Gwenton Sloley is an outreach worker who trains councils and faith groups to identify and support children at risk of falling into crime.
Criminal organisations, he told the Gazette, can make upwards of £100,000 a week by running a drug line.
A single operation may be split across five phones, worth £20,000 each because of the contacts they are loaded with, which can be rented to local outfits.
There are believed to be between 50 and 100 “master phones” operating across the UK.
Mr Sloley said: “Instead of looking at the activities of individuals, focus on the phone. Phone one is the master phone. Phone two is the one young people get arrested with.”
Dedicated “phone builders” are deployed to build up contacts of addicts in a target area, giving out the number and free drug tasters.
Mr Sloley added: “You’ll rent it out and furnish them with the right kinds of young people. They are disposable and there will be 30 lining up to go on a line.”
The problem for those caught lies not in the cash value of what they are carrying when arrested, but in the estimated value of the phone. Mr Sloley said: “When young people are arrested they’re indebted. If a young person gets arrested with £2,000 worth of drugs or £3,000 in cash, they’re £25,000 in debt because of the phone and the contacts on the phone.”
If young people are jailed, he said, they get told: “If you go to prison and want to work off that money I’ll send you drugs in prison, and the county lines will continue from jail.”
He added: “These people are working longer hours than any professional and taking more money than a professional can make in a week.
“Unless we’ve got an alternative to the madness, it’s a disease that’s going to grow and grow.”
At the same time, he added, there is some confusion over what the term “county lines” actually refers to. He said: “Police call it county lines because most of the young people are found on the counties, but places like Hemel Hempstead and Finchley are also county lines. County lines is just you going into someone else’s area. You don’t even have to leave town.”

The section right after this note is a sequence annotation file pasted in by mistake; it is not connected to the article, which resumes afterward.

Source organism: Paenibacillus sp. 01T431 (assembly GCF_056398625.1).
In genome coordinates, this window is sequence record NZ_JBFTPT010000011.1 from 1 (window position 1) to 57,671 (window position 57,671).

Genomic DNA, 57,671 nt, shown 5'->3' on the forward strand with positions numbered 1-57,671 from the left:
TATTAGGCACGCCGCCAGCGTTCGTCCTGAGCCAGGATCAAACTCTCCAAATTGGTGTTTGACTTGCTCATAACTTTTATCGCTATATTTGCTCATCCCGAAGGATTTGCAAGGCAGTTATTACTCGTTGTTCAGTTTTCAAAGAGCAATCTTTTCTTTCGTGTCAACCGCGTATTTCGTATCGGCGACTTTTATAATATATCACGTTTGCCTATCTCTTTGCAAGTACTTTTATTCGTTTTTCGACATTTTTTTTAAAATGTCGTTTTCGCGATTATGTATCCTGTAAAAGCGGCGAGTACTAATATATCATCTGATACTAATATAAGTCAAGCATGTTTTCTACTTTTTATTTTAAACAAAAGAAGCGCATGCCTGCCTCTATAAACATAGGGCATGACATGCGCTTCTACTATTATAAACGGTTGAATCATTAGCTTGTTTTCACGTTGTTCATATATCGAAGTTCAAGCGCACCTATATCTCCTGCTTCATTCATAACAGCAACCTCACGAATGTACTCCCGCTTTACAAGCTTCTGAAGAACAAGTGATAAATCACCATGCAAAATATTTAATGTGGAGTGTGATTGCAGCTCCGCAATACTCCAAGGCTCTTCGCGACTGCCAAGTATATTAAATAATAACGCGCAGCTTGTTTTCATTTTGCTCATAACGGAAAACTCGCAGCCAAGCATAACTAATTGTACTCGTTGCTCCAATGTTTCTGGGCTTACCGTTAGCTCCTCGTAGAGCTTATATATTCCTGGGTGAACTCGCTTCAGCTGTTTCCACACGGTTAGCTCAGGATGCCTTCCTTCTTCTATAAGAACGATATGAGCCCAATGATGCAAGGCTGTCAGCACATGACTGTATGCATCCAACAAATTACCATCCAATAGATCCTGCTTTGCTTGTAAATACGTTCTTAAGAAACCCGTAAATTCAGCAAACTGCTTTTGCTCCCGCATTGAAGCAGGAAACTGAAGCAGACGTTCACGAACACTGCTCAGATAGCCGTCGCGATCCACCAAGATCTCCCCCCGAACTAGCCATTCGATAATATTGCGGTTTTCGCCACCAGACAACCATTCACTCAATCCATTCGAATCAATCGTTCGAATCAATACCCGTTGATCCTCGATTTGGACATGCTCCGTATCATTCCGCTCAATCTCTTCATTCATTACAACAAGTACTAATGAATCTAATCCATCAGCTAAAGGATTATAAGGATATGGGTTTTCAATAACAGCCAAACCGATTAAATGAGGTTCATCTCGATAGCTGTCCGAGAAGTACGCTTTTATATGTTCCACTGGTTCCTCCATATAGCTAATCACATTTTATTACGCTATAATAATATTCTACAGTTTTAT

“I don’t let my kids out alone”: The estate
Among the locations thought to have been abused in the past by dealers with links to Essex was the Kerridge Court estate off Balls Pond Road.
At one stage, gangs were understood to have been using a set of ground-floor flats as a “drop-off station” on the corridor down to Camden.
The estate is in a quiet area at the convergence point between Islington and Hackney, and falls under the jurisdiction of Islington Council.
On Thursday morning last week, children on school holidays were playing ball in the communal playground.
But on the same morning two men were also seen leaving flats smoking cannabis.
Residents could not remember a specific period when drug-dealing on the estate had been especially rife, but one said it “comes in waves”.
Someone on the estate told the Gazette about a young woman they believed was working as a “courier” in one of the flats, which is privately rented.
They said: “You know when a dealer is a dealer because of the times people come in. About six weeks ago the police came and four guys jumped out the kitchen window. People feel scared – you know what happens when you grass up somebody.”
Neighbours meet regularly to discuss local issues, and are asking police to take up more frequent patrols of the area.
One resident of 30 years said even within the last week boys had been seen running through the estate with butchers’ knives. They said: “Lately it has been bad. The problem is bigger than drugs; it’s gangs from outside of the area and the people living here are the victims.
“We have had a nice experience here, but I don’t let my kids outside alone.
“They need to look at people’s parenting and look at provisions on the estate, because there’s nothing attractive around here for children.
“Some of these children aren’t being fed lunch. They need to worry about that; these are the children vulnerable to being groomed.”
Last year research by the St Giles Trust found that youngsters as young as 12 were being drawn into the drug trade for money.